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3 Interdisciplinary Approach for Economic Production of Oil and Gas Reserves: Application of Geothermal Energy for Enhanced Oil Recovery

Authors: Dharmit Viroja, Prerakkumar Shah, Rajanikant Gajera, Ruchit Shah


With present scenario of aging oil and gas fields with high water cuts, volatile oil prices and increasing greenhouse gas emission, the need for alleviating such issues has necessitated for oil and gas industry to make the maximum out of available assets, infrastructure and reserves in mother Earth. Study undertaken emphasizes on utilizing Geothermal Energy under specific reservoir conditions for Enhanced oil Recovery (EOR) to boost up production. Allied benefits of this process include mitigation of electricity problem in remote fields and controlled CO-emission. Utilization of this energy for EOR and increasing economic life of field could surely be rewarding. A new way to value oil lands would be considered if geothermal co-production is integrated in the field development program. Temperature profile of co-produced fluid across its journey is a pivotal issue which has been studied. Geo pressured reservoirs resulting from trapped brine under an impermeable bed is also a frontier for exploitation. Hot geothermal fluid is a by-product of large number of oil and gas wells, historically this hot water has been seen as an inconvenience; however, it can be looked at as a useful resource. The production of hot fluids from abandoned and co-production of hot fluids from producing wells has potential to prolong life of oil and gas fields. The study encompasses various factors which are required for use of this technology and application of this process across various phases of oil and gas value chain. Interdisciplinary approach in oil and gas value chain has shown potential for economic production of estimated oil and gas reserves.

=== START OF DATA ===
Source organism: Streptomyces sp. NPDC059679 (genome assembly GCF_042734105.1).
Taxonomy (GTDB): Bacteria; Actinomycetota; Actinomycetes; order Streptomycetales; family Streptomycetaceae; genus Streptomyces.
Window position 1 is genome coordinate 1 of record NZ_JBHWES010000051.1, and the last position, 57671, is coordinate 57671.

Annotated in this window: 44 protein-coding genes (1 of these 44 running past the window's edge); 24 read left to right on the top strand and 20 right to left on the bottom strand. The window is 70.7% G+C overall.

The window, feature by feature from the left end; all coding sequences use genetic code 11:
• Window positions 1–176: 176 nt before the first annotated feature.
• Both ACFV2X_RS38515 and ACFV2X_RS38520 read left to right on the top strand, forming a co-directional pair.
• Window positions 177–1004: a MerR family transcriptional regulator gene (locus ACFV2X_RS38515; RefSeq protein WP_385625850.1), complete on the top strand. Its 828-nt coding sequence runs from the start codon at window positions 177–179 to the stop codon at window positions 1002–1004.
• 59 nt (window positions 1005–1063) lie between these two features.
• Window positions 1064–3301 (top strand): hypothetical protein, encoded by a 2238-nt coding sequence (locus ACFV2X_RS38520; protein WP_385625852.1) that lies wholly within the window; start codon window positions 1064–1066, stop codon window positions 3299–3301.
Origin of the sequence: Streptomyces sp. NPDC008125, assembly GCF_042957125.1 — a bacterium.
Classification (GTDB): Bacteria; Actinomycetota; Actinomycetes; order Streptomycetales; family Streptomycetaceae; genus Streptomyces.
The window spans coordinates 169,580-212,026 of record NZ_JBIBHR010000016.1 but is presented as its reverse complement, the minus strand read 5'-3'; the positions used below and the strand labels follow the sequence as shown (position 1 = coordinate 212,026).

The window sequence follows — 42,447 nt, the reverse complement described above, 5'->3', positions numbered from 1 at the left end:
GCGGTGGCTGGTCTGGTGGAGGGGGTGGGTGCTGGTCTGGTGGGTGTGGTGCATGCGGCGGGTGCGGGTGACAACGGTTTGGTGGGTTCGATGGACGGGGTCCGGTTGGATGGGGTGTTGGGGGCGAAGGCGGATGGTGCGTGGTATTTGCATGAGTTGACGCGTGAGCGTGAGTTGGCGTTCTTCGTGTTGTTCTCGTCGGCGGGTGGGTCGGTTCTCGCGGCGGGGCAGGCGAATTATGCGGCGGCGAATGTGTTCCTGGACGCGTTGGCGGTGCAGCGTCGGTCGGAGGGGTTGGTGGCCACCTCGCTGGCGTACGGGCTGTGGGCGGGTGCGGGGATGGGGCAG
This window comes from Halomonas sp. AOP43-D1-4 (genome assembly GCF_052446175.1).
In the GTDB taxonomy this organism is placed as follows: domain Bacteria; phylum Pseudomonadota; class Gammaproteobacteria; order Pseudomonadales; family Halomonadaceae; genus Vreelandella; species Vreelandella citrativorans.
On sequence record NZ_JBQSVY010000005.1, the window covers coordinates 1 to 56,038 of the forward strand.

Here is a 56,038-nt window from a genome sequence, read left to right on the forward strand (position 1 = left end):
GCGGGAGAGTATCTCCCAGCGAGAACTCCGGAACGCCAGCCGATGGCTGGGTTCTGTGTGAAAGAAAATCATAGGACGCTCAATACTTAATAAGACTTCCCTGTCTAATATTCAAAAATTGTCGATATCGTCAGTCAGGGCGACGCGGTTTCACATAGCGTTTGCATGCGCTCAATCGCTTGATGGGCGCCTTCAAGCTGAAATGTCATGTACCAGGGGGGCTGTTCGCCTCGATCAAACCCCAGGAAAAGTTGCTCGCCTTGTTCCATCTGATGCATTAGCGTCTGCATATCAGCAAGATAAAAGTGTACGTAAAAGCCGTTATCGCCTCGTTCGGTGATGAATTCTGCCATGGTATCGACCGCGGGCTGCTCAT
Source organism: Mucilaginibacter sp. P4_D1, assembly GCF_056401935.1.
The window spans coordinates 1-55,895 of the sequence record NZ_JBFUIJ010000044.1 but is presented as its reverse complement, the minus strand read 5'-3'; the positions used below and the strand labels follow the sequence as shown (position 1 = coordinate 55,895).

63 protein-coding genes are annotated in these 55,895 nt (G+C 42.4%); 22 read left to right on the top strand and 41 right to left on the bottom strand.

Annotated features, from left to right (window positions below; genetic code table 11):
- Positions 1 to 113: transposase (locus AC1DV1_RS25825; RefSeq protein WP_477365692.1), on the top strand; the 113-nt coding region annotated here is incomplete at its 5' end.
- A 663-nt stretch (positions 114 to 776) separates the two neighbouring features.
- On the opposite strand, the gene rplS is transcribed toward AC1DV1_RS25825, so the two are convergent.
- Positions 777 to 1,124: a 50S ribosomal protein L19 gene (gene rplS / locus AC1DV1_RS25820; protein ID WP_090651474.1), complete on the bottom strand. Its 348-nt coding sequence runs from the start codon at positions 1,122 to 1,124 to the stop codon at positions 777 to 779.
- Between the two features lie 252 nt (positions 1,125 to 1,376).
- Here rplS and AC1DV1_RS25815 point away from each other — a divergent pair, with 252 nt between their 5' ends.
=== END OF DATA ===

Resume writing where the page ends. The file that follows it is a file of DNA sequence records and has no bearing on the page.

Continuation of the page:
Keywords: geothermal energy, Enhanced Oil Recovery, geo-pressured reservoirs, oil and gas value chain

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2 Oil Recovery Study by Low Temperature Carbon Dioxide Injection in High-Pressure High-Temperature Micromodels

Authors: Zakaria Hamdi, Mariyamni Awang